Volume. 12064

Assad visits recaptured Christian town of Maaloula
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c_330_235_16777215_0___images_stories_edim_01_Assad99(5).jpgPresident Bashar Assad on Sunday toured a historic Christian village his forces recently captured from rebels, state media said, as the country's Greek Orthodox Patriarch vowed that Christians in the war-ravaged country "will not submit and yield" to extremists.
Syrian state TV and the country's official SANA news agency said Assad was in Maaloula, inspecting the damage done in recent fighting to its monasteries and churches, AP reported. 
During his visit to the village Sunday, Assad promised to defend Christians and protect churches that he said were part of Syria's cultural heritage. 
"Nobody, regardless of the extent of their terror, can erase our cultural and human history," a report by SANA quoted Assad as saying as he surveyed damage to Mar Takla Greek Orthodox monastery. Despite damage to holy sites in the village, Assad told state TV that "Maloula will remain steadfast in face of barbarism of all those, who are targeting the homeland."
Christians make up about ten percent of Syria's population. Assad's forces and rebels trying to overthrow him are locked in a civil war in which more than 150,000 people have been killed. Millions have been driven from their homes during the 3-year-old conflict.
In comments to mark Easter, Patriarch John Yazigi called on the warring sides to end the practice of intimidation, displacement, extremism and takfiri mentality. Such radicals have become increasingly influential among rebels, attacking Christians— who they see as infidels — partly as punishment for their support of Assad.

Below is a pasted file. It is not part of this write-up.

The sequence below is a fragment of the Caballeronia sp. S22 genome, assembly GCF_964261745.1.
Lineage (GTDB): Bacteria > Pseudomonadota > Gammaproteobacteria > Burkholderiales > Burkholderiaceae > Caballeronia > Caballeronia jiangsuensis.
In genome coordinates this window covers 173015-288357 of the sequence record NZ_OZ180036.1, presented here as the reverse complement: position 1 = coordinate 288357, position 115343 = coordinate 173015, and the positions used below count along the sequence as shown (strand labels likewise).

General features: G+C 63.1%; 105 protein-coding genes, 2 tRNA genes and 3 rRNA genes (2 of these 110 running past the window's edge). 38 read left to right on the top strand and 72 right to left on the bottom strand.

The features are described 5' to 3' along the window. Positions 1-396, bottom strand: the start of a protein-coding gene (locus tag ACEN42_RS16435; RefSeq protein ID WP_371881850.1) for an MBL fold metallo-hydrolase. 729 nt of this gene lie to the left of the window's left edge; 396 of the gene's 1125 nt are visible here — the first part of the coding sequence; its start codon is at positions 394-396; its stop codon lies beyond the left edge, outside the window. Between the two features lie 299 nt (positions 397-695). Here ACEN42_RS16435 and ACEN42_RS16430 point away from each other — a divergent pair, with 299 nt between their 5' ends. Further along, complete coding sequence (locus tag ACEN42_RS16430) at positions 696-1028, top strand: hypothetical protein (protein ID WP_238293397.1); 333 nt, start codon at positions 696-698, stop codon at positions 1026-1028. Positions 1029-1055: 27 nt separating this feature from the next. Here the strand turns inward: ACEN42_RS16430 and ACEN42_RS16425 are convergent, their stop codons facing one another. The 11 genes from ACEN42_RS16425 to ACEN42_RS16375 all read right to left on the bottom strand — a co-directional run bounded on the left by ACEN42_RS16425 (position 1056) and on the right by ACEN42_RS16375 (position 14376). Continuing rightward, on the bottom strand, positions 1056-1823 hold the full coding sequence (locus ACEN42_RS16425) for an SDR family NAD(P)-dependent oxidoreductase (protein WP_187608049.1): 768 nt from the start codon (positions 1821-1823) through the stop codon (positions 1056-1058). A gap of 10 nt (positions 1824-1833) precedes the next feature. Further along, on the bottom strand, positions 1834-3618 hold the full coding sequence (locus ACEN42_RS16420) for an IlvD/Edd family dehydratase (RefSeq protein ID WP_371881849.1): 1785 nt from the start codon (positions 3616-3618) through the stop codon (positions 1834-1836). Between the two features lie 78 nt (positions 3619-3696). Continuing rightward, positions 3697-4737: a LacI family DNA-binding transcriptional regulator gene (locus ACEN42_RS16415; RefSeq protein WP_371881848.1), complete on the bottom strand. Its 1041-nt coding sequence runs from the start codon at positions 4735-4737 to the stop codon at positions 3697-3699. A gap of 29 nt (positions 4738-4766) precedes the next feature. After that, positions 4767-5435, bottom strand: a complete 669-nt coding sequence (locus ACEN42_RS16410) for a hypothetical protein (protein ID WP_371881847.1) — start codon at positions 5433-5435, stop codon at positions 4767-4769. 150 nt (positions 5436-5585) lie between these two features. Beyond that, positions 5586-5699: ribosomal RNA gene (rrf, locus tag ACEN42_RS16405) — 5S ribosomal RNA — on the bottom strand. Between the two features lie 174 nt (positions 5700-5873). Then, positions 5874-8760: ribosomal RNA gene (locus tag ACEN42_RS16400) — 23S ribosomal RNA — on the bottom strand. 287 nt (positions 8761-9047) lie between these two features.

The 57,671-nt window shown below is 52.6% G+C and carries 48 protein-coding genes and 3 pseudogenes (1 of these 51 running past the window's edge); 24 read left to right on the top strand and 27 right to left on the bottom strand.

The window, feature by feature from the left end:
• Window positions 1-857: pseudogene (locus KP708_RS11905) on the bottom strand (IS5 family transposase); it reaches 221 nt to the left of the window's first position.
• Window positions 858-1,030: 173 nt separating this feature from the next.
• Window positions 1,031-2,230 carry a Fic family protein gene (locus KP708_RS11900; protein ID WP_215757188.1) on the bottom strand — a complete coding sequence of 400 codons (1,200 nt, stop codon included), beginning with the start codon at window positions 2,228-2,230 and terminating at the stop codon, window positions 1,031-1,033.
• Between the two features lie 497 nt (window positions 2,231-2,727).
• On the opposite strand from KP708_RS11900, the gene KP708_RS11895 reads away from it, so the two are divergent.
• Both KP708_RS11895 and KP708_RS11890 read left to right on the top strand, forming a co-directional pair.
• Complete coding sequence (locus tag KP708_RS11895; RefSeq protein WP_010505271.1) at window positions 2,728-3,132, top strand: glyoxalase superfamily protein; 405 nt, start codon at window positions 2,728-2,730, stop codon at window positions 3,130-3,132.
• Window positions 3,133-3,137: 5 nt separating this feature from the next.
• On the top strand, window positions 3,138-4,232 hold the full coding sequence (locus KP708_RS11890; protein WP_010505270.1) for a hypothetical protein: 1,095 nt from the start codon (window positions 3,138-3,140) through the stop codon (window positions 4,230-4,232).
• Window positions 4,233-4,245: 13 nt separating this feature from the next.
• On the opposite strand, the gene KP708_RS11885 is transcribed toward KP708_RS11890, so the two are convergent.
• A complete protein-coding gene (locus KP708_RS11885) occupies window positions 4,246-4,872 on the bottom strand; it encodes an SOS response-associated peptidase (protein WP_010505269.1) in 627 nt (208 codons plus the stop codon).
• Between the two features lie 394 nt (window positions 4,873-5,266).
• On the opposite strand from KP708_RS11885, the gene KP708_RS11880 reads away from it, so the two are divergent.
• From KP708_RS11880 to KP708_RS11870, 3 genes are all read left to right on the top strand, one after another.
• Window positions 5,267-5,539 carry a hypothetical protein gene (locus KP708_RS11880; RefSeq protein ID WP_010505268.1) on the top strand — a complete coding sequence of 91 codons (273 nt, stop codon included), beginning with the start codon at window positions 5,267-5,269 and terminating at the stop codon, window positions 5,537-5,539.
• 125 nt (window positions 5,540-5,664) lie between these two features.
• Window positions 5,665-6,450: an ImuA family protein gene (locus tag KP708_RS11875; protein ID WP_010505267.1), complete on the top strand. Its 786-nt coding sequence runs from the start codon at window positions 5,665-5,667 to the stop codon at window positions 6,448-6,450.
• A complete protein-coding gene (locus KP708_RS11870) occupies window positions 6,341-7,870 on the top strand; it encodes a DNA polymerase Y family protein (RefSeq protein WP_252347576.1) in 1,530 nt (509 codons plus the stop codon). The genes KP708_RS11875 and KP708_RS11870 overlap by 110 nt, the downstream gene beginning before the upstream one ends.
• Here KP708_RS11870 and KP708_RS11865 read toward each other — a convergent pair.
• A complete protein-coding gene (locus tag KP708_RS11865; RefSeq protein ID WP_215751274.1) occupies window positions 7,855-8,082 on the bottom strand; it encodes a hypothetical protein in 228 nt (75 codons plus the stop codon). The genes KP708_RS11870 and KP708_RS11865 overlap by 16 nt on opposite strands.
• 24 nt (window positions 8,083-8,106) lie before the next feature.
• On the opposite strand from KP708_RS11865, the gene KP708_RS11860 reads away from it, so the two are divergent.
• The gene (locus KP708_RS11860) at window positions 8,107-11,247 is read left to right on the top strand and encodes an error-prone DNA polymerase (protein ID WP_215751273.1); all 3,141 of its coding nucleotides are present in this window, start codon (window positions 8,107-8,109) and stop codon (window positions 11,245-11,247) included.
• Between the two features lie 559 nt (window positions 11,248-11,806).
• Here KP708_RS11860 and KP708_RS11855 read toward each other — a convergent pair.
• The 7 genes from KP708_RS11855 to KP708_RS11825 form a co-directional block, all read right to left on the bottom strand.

Yazigi called for dialogue and reconciliation, hailing Syria as a home for Muslims and Christians alike. But he said there would be no reckoning with extremists, vowing that "we will not submit and yield to those who transgress against our people and holy places."
The rebels, including fighters from the al-Qaida-affiliated al-Nusra Front, took Maaloula several times late last year. Their last attempt to capture and hold on to the ancient Christian hamlet came in mid-December. Government troops swept through the village on Monday sending rebel fighters fleeing to nearby hills.
Maaloula is located some 40 miles (60 kilometers) northeast of Damascus and is home to a large Christian population. The army's triumph in the village was an important symbolic prize for the government in its quest to be seen as protector of religious minorities, including Syria's Christians, who have largely supported the Assad’s rule.

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